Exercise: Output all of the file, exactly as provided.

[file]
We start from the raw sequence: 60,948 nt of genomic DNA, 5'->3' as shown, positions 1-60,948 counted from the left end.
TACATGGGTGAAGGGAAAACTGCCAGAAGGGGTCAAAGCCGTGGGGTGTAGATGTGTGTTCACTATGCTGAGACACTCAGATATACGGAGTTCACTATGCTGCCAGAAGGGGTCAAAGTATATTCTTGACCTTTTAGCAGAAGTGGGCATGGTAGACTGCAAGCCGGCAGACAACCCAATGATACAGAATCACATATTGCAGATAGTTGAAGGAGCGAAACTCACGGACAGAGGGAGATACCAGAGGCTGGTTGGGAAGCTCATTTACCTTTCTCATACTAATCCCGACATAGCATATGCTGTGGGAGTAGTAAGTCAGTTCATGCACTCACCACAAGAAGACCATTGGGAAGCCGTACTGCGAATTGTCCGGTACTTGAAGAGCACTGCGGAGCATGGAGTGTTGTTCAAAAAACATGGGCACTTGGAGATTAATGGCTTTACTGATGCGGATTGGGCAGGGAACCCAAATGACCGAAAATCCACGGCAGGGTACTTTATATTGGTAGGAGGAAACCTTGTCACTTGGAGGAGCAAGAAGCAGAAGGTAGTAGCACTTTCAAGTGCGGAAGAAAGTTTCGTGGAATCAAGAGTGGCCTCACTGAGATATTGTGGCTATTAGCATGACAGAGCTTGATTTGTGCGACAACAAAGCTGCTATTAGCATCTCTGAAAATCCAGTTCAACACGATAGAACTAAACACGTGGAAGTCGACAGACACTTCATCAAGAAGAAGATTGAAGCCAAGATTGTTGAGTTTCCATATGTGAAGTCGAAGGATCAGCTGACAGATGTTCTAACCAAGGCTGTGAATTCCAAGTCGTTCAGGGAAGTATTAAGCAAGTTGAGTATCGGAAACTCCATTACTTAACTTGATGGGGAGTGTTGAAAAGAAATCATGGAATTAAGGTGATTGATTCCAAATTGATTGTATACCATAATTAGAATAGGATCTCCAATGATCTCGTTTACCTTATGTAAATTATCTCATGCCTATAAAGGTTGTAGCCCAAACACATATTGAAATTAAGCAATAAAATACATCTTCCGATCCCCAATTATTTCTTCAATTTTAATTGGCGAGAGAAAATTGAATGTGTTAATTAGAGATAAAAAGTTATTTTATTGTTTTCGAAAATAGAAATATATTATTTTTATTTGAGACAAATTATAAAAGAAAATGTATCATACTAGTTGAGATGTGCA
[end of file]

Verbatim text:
We start from the raw sequence: 60,948 nt of genomic DNA, 5'->3' as shown, positions 1-60,948 counted from the left end.
TACATGGGTGAAGGGAAAACTGCCAGAAGGGGTCAAAGCCGTGGGGTGTAGATGTGTGTTCACTATGCTGAGACACTCAGATATACGGAGTTCACTATGCTGCCAGAAGGGGTCAAAGTATATTCTTGACCTTTTAGCAGAAGTGGGCATGGTAGACTGCAAGCCGGCAGACAACCCAATGATACAGAATCACATATTGCAGATAGTTGAAGGAGCGAAACTCACGGACAGAGGGAGATACCAGAGGCTGGTTGGGAAGCTCATTTACCTTTCTCATACTAATCCCGACATAGCATATGCTGTGGGAGTAGTAAGTCAGTTCATGCACTCACCACAAGAAGACCATTGGGAAGCCGTACTGCGAATTGTCCGGTACTTGAAGAGCACTGCGGAGCATGGAGTGTTGTTCAAAAAACATGGGCACTTGGAGATTAATGGCTTTACTGATGCGGATTGGGCAGGGAACCCAAATGACCGAAAATCCACGGCAGGGTACTTTATATTGGTAGGAGGAAACCTTGTCACTTGGAGGAGCAAGAAGCAGAAGGTAGTAGCACTTTCAAGTGCGGAAGAAAGTTTCGTGGAATCAAGAGTGGCCTCACTGAGATATTGTGGCTATTAGCATGACAGAGCTTGATTTGTGCGACAACAAAGCTGCTATTAGCATCTCTGAAAATCCAGTTCAACACGATAGAACTAAACACGTGGAAGTCGACAGACACTTCATCAAGAAGAAGATTGAAGCCAAGATTGTTGAGTTTCCATATGTGAAGTCGAAGGATCAGCTGACAGATGTTCTAACCAAGGCTGTGAATTCCAAGTCGTTCAGGGAAGTATTAAGCAAGTTGAGTATCGGAAACTCCATTACTTAACTTGATGGGGAGTGTTGAAAAGAAATCATGGAATTAAGGTGATTGATTCCAAATTGATTGTATACCATAATTAGAATAGGATCTCCAATGATCTCGTTTACCTTATGTAAATTATCTCATGCCTATAAAGGTTGTAGCCCAAACACATATTGAAATTAAGCAATAAAATACATCTTCCGATCCCCAATTATTTCTTCAATTTTAATTGGCGAGAGAAAATTGAATGTGTTAATTAGAGATAAAAAGTTATTTTATTGTTTTCGAAAATAGAAATATATTATTTTTATTTGAGACAAATTATAAAAGAAAATGTATCATACTAGTTGAGATGTGCA